And in fairness to Umuofia it should be recorded that it never went to war unless its case was clear and just and was accepted as such by its Oracle – the Oracle of the Hills and the Caves. And there were indeed occasions when the Oracle had forbidden Umuofia to wage a war. If the clan had disobeyed the Oracle they would surely have been beaten, because their dreaded agadi-nwayi would never fight what the Ibo call a fight of blame.
Even as a little boy he had resented his father's failure and weakness, and even now he still remembered how he had suffered when a playmate had told him that his father was agbala. That was how Okonkwo first came to know that agbala was not only another name for a woman, it could also mean a man who had taken no title. And so Okonkwo was ruled by one passion – to hate everything that his father Unoka had loved. One of those things was gentleness and another was idleness.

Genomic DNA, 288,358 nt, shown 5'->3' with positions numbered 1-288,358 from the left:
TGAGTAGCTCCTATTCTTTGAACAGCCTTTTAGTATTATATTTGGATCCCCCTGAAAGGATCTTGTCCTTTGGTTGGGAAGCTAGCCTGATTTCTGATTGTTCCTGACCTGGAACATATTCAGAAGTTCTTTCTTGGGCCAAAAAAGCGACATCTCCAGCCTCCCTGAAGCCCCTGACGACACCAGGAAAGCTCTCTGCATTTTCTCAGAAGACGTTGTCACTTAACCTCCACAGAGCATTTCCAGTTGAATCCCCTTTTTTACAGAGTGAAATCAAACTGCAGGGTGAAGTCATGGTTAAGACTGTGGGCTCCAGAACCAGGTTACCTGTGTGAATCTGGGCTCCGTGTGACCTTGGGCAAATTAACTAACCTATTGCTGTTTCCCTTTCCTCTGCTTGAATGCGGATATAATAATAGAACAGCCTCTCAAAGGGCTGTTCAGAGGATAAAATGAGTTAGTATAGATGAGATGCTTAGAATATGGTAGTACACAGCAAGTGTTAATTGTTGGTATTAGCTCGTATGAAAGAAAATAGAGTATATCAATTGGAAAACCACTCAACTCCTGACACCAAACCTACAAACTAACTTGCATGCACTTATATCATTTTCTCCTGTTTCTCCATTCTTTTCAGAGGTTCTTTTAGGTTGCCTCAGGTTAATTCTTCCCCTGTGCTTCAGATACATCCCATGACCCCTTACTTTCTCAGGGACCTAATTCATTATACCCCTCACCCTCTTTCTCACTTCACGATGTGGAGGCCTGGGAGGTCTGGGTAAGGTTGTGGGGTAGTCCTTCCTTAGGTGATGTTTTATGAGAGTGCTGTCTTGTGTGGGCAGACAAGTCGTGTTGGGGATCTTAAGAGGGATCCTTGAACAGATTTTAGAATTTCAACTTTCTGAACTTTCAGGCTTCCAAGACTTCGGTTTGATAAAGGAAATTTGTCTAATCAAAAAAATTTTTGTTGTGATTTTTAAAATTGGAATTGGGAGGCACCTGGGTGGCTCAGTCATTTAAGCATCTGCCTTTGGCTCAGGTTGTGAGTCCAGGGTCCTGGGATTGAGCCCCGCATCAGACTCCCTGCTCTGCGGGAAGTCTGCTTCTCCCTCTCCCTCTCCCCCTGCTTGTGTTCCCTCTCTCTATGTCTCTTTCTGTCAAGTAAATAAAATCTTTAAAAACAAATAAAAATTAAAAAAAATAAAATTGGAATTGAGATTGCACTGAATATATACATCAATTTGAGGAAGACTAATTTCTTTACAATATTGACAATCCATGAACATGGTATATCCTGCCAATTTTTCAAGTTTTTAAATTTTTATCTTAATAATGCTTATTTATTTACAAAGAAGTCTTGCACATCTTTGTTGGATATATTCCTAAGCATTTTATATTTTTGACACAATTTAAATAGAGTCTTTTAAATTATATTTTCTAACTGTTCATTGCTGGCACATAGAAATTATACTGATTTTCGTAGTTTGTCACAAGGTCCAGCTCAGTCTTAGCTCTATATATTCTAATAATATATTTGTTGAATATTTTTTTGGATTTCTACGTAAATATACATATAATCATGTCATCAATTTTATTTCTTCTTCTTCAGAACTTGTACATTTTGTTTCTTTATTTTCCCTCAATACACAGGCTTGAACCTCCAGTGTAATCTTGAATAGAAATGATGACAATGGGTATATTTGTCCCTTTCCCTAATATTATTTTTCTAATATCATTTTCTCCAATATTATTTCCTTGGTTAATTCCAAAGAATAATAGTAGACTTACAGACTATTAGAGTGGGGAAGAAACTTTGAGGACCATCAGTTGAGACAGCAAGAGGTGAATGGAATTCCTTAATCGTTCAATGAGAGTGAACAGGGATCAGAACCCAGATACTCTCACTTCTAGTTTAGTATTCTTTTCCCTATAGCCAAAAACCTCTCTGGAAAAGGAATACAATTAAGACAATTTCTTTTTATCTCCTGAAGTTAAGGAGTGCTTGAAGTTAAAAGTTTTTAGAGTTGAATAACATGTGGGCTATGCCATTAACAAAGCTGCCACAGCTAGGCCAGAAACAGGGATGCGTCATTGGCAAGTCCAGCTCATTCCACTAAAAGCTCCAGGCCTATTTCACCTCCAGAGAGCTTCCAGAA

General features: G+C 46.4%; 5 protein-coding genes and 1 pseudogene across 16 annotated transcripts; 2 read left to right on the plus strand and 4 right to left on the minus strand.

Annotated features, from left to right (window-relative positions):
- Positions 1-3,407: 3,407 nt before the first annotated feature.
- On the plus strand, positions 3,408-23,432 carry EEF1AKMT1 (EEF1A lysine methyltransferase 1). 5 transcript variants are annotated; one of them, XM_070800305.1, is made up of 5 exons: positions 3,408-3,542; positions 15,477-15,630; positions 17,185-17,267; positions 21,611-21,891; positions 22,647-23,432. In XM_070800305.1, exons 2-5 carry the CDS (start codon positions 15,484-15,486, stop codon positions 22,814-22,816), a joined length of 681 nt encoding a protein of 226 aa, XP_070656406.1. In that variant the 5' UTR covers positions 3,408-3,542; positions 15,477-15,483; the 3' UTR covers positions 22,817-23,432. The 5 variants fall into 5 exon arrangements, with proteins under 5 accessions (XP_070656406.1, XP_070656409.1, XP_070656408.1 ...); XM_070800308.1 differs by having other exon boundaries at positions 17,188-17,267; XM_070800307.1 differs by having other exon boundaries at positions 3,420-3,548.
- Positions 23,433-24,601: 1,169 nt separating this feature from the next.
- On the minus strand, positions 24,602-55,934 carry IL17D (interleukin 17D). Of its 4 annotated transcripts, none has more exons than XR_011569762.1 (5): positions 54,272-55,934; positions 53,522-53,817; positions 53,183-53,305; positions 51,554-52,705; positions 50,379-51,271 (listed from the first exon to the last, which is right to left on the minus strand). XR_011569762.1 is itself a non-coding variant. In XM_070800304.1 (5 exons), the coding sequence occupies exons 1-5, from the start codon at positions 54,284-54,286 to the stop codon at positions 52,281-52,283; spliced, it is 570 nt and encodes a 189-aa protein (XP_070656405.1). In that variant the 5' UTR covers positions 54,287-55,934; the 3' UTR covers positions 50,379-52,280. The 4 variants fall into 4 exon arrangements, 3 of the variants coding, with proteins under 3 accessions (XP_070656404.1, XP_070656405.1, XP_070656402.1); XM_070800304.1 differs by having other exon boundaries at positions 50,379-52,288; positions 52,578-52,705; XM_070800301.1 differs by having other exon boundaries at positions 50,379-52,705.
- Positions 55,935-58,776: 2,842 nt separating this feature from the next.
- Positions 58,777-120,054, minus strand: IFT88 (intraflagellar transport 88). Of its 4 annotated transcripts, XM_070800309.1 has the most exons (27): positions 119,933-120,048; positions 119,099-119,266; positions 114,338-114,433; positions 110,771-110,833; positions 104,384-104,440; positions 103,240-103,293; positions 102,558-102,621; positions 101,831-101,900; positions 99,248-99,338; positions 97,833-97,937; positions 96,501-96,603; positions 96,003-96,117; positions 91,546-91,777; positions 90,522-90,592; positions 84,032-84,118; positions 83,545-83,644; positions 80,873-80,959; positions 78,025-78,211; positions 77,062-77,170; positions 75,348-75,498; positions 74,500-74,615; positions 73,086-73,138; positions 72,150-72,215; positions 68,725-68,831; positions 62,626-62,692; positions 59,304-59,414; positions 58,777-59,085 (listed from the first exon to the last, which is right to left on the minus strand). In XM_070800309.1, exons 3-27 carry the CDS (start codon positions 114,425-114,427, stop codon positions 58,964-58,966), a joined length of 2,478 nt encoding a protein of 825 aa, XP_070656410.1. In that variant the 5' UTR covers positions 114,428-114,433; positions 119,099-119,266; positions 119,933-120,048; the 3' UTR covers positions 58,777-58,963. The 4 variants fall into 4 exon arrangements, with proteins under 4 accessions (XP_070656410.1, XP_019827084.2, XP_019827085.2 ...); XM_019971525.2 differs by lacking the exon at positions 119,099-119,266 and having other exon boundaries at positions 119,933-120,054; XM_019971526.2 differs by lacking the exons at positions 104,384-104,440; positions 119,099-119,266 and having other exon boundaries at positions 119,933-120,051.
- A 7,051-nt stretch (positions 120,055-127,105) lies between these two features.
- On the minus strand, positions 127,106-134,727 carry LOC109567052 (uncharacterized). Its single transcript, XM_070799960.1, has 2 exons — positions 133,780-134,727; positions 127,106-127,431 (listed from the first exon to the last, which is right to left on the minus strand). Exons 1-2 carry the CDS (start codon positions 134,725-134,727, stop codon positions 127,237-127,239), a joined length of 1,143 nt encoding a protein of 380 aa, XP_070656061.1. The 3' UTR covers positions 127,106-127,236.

Okonkwo did as the priest said. He also took with him a pot of palm-wine. Inwardly, he was repentant. But he was not the man to go about telling his neighbors that he was in error. And so people said he had no respect for the gods of the clan.
And at last the locusts did descend. They settled on every tree and on every blade of grass; they settled on the roofs and covered the bare ground. Mighty tree branches broke away under them, and the whole country became the brown-earth color of the vast, hungry swarm.
“The world is large,” said Okonkwo. “I have even heard that in some tribes a man's children belong to his wife and her family.”
“That cannot be,” said Machi. “You might as well say that the woman lies on top of the man when they are making the children.”
It was a crime against the earth goddess to kill a clansman, and a man who committed it must flee from the land. The crime was of two kinds, male and female. Okonkwo had committed the female, because it had been inadvertent. He could return to the clan after seven years…